Fast lenses give you a nice bright viewfinder, but that's about it. There are very few good images to be had at wide open, especially in social events where more often that not you end up trying to photograph a group of people up close; one person ends up in focus but the rest are blurred. Sure, you can take a nice portrait that way or snatch a nice candid of that cute flowergirl, but in most cases the DOF is way too shallow...

(as demonstrated above, it also works well enough for a big overview shot where the focus is on or near infinity; you might just get enough DOF way out there)

Practice will help, but at the end of the day, in my opinion, f/1.4 is not that useful.

Gary Nakayama , Sep 24, 2006; 01:09 p.m.

Try setting the camera to use the center AF area. I think that one is the most sensitive. Then you have to look for something contrasty to focus on. Then practice at home in similar dim light to what you had at the reception.

Nadine Ohara - SF Bay Area/CA , Sep 24, 2006; 02:15 p.m.

First be sure your problems aren't due to handholding or motion blur. Rule that out--remember, flash freezes motion so the difference you saw between the no flash and flash shots could have been due to that fact. Once you rule out the two things I mention, decide whether to use the autofocus or use manual focus. As others have said, f1.4 has very little depth of field to use as a margin of error. If you use autofocus, use the center focus point and/or rig up your flash so that you can use the focus assist without the flash firing. I don't know how to do that with the Nikon/SB800. And practicing is good. If you decide to use manual focus, you might want to investigate getting a split prism screen.

Marc Williams , Sep 24, 2006; 02:25 p.m.

Jeff Ascough has used a Leica 50mm Noctilux f/1.0 at weddings with fairly "decent" results. I use my fast lenses wide open all the time. 85/1.2 @ 1.2 about 90% of the time, and that has a shallower DOF than a 50/1.4. My favorite lenses for hunting couples shots at a reception is a 135/2L which I can't remember ever setting beyond f/2.8. I just don't shoot them from 5 ft away.

I don't know about your Camera Lauren, but with Canons, the faster aperture lenses DO focus quicker and more accurately because the more sensitive AF points are activated ... where they are not with lenses above f/2.8. So, no matter what aperture you have selected, all modern lenses stay wide open while focusing, so a faster aperture lens will focus faster, and in some cases more accurately than slower lenses. On some older AF cameras only the center focus indicator is the "sensitive" one.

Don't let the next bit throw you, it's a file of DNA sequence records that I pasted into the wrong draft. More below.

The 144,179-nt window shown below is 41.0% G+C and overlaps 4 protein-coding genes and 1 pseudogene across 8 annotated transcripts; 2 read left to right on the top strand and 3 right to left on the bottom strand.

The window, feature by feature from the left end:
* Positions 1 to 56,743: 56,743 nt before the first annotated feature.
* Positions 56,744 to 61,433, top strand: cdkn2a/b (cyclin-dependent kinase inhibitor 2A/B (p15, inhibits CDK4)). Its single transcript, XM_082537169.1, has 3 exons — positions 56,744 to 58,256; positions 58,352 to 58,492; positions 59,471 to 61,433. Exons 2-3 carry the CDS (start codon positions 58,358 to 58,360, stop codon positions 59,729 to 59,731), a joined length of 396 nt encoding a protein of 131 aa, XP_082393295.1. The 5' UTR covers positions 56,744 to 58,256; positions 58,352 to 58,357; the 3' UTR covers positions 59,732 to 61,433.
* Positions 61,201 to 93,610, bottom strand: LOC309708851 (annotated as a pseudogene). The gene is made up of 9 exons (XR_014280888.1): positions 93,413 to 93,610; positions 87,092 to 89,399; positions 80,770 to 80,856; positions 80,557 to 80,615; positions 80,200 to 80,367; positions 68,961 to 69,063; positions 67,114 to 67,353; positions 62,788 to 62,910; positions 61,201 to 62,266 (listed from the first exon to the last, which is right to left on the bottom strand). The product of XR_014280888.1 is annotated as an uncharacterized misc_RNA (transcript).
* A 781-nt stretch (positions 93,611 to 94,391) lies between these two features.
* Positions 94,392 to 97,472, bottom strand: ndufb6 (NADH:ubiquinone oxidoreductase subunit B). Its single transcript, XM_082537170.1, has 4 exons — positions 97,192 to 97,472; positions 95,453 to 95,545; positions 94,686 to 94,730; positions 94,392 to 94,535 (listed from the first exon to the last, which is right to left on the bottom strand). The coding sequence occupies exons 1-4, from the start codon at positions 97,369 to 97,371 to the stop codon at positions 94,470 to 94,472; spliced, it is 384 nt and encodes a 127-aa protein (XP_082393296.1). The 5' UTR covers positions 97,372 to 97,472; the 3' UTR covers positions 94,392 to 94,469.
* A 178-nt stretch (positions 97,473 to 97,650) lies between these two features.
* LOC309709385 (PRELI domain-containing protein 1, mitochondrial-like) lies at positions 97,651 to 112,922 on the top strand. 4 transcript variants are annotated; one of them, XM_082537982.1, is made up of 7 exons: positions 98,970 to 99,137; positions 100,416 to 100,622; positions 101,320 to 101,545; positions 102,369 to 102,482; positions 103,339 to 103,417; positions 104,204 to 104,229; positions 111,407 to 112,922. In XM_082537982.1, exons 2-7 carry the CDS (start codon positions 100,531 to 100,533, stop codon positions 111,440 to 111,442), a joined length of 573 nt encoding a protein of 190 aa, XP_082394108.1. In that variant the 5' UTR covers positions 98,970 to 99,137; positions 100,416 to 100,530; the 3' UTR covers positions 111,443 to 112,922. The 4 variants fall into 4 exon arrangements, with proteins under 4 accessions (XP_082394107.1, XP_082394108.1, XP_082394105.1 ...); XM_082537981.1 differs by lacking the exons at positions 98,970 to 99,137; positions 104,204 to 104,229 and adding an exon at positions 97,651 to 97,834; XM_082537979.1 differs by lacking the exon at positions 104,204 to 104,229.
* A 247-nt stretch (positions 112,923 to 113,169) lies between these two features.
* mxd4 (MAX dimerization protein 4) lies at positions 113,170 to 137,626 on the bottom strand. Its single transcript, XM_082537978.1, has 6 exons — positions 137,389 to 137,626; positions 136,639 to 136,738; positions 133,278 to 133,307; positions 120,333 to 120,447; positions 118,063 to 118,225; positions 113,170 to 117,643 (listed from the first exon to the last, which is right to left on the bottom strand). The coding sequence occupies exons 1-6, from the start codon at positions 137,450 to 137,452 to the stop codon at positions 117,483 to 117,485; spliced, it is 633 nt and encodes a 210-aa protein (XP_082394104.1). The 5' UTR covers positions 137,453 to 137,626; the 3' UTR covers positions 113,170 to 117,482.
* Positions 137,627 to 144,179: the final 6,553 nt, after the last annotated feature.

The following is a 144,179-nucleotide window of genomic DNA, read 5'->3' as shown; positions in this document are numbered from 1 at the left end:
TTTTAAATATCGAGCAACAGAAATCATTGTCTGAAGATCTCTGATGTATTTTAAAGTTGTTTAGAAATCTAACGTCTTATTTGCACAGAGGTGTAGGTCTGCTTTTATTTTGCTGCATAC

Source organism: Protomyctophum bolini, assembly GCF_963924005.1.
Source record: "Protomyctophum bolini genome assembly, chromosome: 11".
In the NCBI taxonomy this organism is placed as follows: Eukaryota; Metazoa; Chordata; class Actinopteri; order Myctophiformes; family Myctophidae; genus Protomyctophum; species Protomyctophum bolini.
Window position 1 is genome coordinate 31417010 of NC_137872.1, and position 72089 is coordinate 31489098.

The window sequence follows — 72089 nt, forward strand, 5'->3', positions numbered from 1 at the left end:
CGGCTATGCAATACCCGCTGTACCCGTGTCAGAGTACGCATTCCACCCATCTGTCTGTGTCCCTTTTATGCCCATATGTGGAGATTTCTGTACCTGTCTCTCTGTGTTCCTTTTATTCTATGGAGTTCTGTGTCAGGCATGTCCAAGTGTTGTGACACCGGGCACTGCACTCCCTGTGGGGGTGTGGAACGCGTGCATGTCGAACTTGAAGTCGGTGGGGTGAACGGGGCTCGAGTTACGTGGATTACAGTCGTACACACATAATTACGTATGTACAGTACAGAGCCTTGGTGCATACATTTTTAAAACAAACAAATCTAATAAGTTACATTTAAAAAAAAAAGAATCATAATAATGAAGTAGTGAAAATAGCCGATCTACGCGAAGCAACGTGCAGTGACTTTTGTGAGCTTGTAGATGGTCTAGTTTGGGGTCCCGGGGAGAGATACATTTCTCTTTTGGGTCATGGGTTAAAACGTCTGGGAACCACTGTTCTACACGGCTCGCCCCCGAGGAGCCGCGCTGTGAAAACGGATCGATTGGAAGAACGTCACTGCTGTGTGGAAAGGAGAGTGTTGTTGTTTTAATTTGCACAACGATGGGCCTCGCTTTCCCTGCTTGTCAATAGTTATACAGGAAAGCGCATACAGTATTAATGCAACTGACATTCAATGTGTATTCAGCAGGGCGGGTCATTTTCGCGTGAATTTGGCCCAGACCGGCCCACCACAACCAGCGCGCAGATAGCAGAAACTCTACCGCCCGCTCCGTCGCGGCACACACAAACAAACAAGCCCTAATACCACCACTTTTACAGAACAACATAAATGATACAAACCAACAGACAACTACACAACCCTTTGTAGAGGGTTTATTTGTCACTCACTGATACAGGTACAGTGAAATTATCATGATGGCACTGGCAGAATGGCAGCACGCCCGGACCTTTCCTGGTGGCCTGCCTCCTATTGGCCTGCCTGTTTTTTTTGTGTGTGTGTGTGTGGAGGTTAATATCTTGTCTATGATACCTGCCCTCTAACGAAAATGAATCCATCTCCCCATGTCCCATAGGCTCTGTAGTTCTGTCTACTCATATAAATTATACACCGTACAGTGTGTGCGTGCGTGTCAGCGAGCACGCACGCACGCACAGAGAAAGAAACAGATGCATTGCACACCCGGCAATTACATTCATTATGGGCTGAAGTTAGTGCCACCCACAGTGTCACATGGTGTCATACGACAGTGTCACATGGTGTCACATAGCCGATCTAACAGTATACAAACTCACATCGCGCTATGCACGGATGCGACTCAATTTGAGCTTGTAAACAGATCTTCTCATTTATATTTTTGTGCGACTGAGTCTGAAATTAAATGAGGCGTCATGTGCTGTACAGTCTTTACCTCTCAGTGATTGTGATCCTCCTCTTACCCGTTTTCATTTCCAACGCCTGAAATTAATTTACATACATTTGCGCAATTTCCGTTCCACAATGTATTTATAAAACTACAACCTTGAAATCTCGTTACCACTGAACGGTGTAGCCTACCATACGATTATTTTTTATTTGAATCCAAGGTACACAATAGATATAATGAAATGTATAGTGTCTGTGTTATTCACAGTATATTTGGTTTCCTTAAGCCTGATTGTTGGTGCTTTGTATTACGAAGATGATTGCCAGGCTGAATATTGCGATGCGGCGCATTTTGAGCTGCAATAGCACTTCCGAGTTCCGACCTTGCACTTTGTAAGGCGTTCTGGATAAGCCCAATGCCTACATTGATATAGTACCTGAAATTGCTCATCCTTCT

Of course IF you need more DOF (whether it's a fast aperture lenses or not), you have to stop down ... fast lenses aren't glued wide open, they do have other aperture settings to select when needed ... like when shooting a group. Conversly, a slow lens can never be set to f/1.4 when you want it.

Lauren, there are a number of things that can effect the appearance of being in focus.

Distance to subject plays a big part in depth of field even when the lens is set wide open. The further away you are the more DOF a lens gains. If you start moving closer than DOF becomes narrower and narrower.

Another thing I've seen (and done myself) is get to ambitious with shutter speeds when using a fast aperture lens. IMO, subject movement spoils the appearence of focus just as often as shallow DOF.

When shooting wide open you have to take all of the above into consideration, AND have good technique. A solid stance is necessary when shooting close up while wide open. Subject movement and your movement can combine to throw the focus area out just enough to soften the eyes for example.

Practice is the cure, and learning more about how DOF works with all lenses.